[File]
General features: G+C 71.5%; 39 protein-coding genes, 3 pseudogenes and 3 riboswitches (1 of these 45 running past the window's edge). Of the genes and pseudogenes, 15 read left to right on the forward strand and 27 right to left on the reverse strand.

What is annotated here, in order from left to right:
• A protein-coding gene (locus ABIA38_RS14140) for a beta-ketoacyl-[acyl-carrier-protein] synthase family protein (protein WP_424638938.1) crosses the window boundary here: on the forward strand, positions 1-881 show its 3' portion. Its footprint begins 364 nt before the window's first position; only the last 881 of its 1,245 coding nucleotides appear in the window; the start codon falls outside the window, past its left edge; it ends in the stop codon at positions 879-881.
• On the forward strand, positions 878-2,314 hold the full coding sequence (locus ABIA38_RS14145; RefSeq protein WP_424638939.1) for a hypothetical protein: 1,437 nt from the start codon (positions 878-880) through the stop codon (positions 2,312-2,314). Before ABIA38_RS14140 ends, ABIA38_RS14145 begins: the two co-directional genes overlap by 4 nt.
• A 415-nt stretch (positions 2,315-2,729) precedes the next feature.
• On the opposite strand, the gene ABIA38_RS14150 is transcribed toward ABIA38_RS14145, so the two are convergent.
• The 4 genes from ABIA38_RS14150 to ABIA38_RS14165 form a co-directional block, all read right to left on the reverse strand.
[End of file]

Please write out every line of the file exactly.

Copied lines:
General features: G+C 71.5%; 39 protein-coding genes, 3 pseudogenes and 3 riboswitches (1 of these 45 running past the window's edge). Of the genes and pseudogenes, 15 read left to right on the forward strand and 27 right to left on the reverse strand.

What is annotated here, in order from left to right:
• A protein-coding gene (locus ABIA38_RS14140) for a beta-ketoacyl-[acyl-carrier-protein] synthase family protein (protein WP_424638938.1) crosses the window boundary here: on the forward strand, positions 1-881 show its 3' portion. Its footprint begins 364 nt before the window's first position; only the last 881 of its 1,245 coding nucleotides appear in the window; the start codon falls outside the window, past its left edge; it ends in the stop codon at positions 879-881.
• On the forward strand, positions 878-2,314 hold the full coding sequence (locus ABIA38_RS14145; RefSeq protein WP_424638939.1) for a hypothetical protein: 1,437 nt from the start codon (positions 878-880) through the stop codon (positions 2,312-2,314). Before ABIA38_RS14140 ends, ABIA38_RS14145 begins: the two co-directional genes overlap by 4 nt.
• A 415-nt stretch (positions 2,315-2,729) precedes the next feature.
• On the opposite strand, the gene ABIA38_RS14150 is transcribed toward ABIA38_RS14145, so the two are convergent.
• The 4 genes from ABIA38_RS14150 to ABIA38_RS14165 form a co-directional block, all read right to left on the reverse strand.